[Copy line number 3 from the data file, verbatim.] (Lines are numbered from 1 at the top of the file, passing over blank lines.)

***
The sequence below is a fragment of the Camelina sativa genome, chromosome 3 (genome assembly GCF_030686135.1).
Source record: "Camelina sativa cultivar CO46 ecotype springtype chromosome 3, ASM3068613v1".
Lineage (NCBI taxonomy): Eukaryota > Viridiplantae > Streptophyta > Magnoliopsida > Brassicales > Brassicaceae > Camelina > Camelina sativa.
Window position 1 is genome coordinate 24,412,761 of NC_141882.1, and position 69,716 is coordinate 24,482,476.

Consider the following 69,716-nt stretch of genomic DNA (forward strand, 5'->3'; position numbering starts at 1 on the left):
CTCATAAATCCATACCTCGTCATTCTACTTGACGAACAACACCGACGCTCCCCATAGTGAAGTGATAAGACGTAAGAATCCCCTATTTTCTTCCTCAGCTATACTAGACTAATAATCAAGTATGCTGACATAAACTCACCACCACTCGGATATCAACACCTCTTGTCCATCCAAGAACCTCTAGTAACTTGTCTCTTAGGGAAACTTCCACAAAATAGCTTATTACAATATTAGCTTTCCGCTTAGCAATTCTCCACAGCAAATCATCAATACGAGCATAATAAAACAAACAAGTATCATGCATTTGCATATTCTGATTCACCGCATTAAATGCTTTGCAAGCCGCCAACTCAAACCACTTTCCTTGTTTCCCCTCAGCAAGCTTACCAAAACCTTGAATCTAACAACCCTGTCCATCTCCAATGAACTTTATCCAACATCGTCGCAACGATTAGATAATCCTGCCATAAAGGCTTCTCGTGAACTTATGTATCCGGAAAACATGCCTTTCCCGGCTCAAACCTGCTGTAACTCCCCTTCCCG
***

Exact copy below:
Lineage (NCBI taxonomy): Eukaryota > Viridiplantae > Streptophyta > Magnoliopsida > Brassicales > Brassicaceae > Camelina > Camelina sativa.